Sunday, May 29, 2011

And its time for another adventure

As most of you know, I returned to the U.S. the week of Christmas with the determined plan to move to the UK after receiving a working visa through my Canadian citizenship. I really had no idea what I was going to do, professionally, where I was going to live and looked into many different options before deciding to at least settle in London for a bit. With two years for the visa, I do plan on spending as much of that time in the UK. I have spent the past three months there and have enjoyed it very much- I will upload some blogs about my time in London…eventually. For now, I really just wanted to upload a quick blog before I set off to Costa Rica- I know, I know- I just keep bouncing around at the moment.

I will officially be in Costa Rica from May 29 until August 10 working for an organization called Rustic Pathways. It was difficult for me to make the decision to leave the UK for the few months, as I had just started to really get settled in having recently moved into a flat, etc. But, I am really excited about spending my summer kicking about Central America. Rustic Pathways is an organization that provides community service opportunities, cultural and language immersion, and conservation initiatives for high school students. And interestingly enough, I participated in a language immersion program of theirs after my first year of high school. As with Ecuador, I really only am slightly aware of what I’m getting into and have no specific knowledge at the moment for where I will be and what contact will be like from the base house I will be staying at. But, as I go through training over the next week, I will get a better idea and will hopefully get the opportunity to post a bit more information about what projects I’ll be leading, where, and when.

So, until then- I appreciate the curiosity and well wishes about my work in Costa Rica. I’m all packed up and ready for my 6am flight in less than 5 hrs. I just can’t believe I’m actually taking more clothes with me to Costa Rica for three months then I did for 6 months in Ecuador. But honestly, who is to say that I wont need all 14 pairs of my shorts, 4 pairs of pants, and 15 shirts. I must say the collection of items I’m taking with me slightly impresses me because half of my friends from Ecuador will technically be traveling with me as I take: Sam’s pair of jean shorts I inherited, two of Edwin’s field shirts, a copy of Steve’s reggaeton CD on my iPod, a rope anklet identical to Olly’s, and a pair of hiking socks I ACCIDENTALY stole from the clothes line in Ecuador. Well, I suppose I only have myself to blame for such a massive bag, I didn’t have the time or dedication to cut back on my packing list but at least I’ll have clothes for almost every occasion :-)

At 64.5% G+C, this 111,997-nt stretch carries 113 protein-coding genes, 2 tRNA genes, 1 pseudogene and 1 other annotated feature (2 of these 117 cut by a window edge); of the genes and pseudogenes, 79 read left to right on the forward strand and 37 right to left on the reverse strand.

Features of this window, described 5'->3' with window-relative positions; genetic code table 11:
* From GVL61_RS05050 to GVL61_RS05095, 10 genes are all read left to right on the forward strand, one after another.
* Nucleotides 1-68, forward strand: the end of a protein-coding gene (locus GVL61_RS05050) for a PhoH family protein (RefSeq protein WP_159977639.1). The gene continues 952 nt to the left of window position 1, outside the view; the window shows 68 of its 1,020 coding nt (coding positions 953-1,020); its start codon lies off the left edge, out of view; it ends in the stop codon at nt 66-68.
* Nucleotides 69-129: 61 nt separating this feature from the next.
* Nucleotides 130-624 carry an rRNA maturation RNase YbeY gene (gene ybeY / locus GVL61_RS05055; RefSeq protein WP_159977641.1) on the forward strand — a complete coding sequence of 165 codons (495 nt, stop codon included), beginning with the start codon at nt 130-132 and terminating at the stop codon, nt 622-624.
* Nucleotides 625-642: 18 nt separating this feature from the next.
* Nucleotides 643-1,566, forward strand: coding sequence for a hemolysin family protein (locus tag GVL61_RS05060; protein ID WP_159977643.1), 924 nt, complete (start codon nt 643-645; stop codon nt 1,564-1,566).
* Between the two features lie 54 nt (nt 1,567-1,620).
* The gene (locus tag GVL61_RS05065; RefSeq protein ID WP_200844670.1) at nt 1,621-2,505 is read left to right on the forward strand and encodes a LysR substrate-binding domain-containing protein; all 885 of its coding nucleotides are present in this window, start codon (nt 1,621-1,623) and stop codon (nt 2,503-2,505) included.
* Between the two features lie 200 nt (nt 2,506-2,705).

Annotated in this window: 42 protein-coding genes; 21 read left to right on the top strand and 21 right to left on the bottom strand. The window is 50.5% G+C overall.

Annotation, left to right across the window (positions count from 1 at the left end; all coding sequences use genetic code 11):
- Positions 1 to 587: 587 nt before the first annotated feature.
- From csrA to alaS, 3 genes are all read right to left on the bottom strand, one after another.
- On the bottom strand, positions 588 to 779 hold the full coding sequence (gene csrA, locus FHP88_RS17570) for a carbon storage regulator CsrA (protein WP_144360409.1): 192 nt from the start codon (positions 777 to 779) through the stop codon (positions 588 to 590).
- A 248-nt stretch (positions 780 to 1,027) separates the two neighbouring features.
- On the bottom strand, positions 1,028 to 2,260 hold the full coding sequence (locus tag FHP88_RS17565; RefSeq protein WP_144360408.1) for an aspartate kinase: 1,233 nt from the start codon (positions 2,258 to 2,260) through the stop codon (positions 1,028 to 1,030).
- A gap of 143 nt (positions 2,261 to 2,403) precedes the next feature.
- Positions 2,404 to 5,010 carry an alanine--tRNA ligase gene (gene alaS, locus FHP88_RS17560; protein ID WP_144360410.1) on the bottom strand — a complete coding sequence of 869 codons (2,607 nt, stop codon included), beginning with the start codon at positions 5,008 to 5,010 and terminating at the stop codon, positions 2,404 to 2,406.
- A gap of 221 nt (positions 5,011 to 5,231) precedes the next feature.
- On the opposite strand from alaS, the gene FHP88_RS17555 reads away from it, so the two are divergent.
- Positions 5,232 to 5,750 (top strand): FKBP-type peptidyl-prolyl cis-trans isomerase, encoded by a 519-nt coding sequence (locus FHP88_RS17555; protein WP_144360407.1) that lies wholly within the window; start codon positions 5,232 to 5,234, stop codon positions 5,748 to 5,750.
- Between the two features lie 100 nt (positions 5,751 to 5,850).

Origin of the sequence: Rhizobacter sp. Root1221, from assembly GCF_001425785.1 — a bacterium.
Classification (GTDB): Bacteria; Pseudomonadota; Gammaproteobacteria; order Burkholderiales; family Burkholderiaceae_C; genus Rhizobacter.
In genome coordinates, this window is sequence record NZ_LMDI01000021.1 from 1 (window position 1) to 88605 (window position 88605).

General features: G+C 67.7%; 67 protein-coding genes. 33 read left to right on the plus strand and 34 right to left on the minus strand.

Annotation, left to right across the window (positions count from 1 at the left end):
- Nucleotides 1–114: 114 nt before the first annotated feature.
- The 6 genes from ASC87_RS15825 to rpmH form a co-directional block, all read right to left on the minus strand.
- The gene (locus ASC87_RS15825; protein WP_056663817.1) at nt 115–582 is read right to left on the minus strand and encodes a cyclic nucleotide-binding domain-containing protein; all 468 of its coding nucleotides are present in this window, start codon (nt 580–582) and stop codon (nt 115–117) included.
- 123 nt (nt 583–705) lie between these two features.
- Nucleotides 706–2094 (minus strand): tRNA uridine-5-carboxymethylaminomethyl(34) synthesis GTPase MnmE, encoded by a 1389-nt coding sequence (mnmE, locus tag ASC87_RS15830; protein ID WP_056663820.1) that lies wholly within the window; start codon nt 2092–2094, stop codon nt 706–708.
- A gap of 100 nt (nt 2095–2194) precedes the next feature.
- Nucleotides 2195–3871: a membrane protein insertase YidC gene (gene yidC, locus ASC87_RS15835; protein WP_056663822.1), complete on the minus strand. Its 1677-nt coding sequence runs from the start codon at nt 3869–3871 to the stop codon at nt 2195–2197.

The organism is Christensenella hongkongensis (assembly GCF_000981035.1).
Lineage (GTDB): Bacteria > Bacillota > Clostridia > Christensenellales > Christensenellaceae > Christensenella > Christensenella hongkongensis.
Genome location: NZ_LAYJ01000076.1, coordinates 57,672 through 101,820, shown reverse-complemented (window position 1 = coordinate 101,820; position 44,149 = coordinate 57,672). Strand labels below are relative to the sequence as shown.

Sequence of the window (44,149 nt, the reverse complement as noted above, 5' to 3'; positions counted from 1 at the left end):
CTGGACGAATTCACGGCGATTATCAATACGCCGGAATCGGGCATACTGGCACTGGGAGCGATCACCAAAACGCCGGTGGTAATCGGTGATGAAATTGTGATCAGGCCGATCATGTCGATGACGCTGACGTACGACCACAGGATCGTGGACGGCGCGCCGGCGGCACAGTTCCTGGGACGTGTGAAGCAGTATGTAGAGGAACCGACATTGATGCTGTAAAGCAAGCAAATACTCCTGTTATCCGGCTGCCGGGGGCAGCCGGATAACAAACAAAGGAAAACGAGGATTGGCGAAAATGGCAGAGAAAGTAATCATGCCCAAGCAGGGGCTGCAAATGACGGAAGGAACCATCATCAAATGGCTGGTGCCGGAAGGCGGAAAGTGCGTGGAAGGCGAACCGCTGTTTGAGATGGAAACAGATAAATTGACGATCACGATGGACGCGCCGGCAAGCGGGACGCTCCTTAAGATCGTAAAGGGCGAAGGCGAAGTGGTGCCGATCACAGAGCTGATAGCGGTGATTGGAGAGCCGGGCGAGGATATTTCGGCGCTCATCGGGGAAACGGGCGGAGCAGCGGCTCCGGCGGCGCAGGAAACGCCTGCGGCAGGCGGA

Bargain Shopping

As the rest of my time in the jungle rapped up so much quicker than expected, I was left trying to organize souvenir/Christmas present shopping before returning. I made a couple trips to Otavalo, to grace the market with my presence…and money. I mainly shopped aimlessly decided that I could assign presents once I got back as long as I had enough to give me some flexibility. To be honest, quite a bit of shopping as for myself as well. I couldn’t resist- its naturally in my genes as a female.

Anyways, I indulged in sweaters, scarves, jewelry, an alpaca wool blanket, and basic t-shirts. The key to getting all those items is intense bargaining. Naturally, they try to take advantage of any tourist who may not know the going price a nice pullover with the pattern of alpacas grazing across the belly. And, even after leaving Otavalo, I continued on in the much smaller version of the same market in Quito just to be entirely sure I shouldn’t waste any more money. Just as I was heading through one of the last aisles convinced I didn’t need anything else, I saw something that caught my eye. A permanent stand that sold something entirely unique to the rest of the market including the master market of Otavalo. I carefully asked how much my interest would cost me- and after hearing $5 and repeating it to make sure I had heard right, I decided I couldn’t pass up such a great bargain.

So just like that, I decided to get my nose pierced.

No, I’m being serious grandma and grandpa.

Anyways, my fearlessness as overpowered by such a reasonable price. But, as I sat down in my seat to see a kid who couldn’t be over 15 years old prepping my selected piercing- I was immediately nervous. WHO JUST DECIDES TO GET THEIR NOSE PIERCED IN A MARKET IN ECUADOR BECAUSE IT’S $5?! Well….me obviously. But, that’s not the point. I think the part where I actually considered death might be an outcome of the piercing was when I saw the boy using SANDPAPER to sharpen the dull stud into something significant enough to be used as a piercer. A little spray of some funny stuff on my nose to numb it, a little dot of a pen for accuracy requiring a reluctant approval to continue, and I closed my eyes just in time to see him force through the once dull clear rhinestone stud into my nose. I couldn’t have done it without the hand of Jenn, one of the GVI staff, which was near broken when the piercing was done, and the mocking encouragement of Olly, another staff member. I honestly didn’t feel anything besides a slight pressure, so with that, I convinced Jenn of the true bargain at hand that needed to be taken advantage of. So with a few positive and encouraging words and persistent insisting and bribing of paying for her piercing- I essentially forced Jenn to get her nose pierced- who ended up loving it as well- so our bargain shopping really paid off!